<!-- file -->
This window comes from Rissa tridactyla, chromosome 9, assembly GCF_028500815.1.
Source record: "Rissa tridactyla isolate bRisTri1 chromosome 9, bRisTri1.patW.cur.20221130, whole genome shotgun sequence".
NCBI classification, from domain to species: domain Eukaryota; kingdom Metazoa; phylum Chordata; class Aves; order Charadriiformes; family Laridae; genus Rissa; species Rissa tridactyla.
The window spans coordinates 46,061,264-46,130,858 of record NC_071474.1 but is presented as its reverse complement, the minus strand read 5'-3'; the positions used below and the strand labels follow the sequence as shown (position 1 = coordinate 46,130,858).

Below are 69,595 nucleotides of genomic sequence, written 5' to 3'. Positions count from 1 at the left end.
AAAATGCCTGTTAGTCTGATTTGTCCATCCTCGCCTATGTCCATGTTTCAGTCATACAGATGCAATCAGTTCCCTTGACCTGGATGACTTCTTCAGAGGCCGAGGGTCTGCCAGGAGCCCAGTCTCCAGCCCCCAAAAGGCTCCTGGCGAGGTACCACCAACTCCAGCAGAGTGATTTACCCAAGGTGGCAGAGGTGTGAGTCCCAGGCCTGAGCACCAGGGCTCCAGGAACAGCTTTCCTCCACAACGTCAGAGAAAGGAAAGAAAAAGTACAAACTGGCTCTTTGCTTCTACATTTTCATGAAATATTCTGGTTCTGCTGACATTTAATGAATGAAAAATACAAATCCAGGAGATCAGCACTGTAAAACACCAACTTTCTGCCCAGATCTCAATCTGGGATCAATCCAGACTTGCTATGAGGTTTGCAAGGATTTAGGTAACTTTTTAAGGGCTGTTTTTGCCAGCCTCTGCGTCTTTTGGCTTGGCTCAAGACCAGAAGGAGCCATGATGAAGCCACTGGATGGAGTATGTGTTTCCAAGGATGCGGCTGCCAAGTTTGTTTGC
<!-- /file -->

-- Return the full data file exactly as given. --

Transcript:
This window comes from Rissa tridactyla, chromosome 9, assembly GCF_028500815.1.
Source record: "Rissa tridactyla isolate bRisTri1 chromosome 9, bRisTri1.patW.cur.20221130, whole genome shotgun sequence".
NCBI classification, from domain to species: domain Eukaryota; kingdom Metazoa; phylum Chordata; class Aves; order Charadriiformes; family Laridae; genus Rissa; species Rissa tridactyla.
The window spans coordinates 46,061,264-46,130,858 of record NC_071474.1 but is presented as its reverse complement, the minus strand read 5'-3'; the positions used below and the strand labels follow the sequence as shown (position 1 = coordinate 46,130,858).

Below are 69,595 nucleotides of genomic sequence, written 5' to 3'. Positions count from 1 at the left end.
AAAATGCCTGTTAGTCTGATTTGTCCATCCTCGCCTATGTCCATGTTTCAGTCATACAGATGCAATCAGTTCCCTTGACCTGGATGACTTCTTCAGAGGCCGAGGGTCTGCCAGGAGCCCAGTCTCCAGCCCCCAAAAGGCTCCTGGCGAGGTACCACCAACTCCAGCAGAGTGATTTACCCAAGGTGGCAGAGGTGTGAGTCCCAGGCCTGAGCACCAGGGCTCCAGGAACAGCTTTCCTCCACAACGTCAGAGAAAGGAAAGAAAAAGTACAAACTGGCTCTTTGCTTCTACATTTTCATGAAATATTCTGGTTCTGCTGACATTTAATGAATGAAAAATACAAATCCAGGAGATCAGCACTGTAAAACACCAACTTTCTGCCCAGATCTCAATCTGGGATCAATCCAGACTTGCTATGAGGTTTGCAAGGATTTAGGTAACTTTTTAAGGGCTGTTTTTGCCAGCCTCTGCGTCTTTTGGCTTGGCTCAAGACCAGAAGGAGCCATGATGAAGCCACTGGATGGAGTATGTGTTTCCAAGGATGCGGCTGCCAAGTTTGTTTGC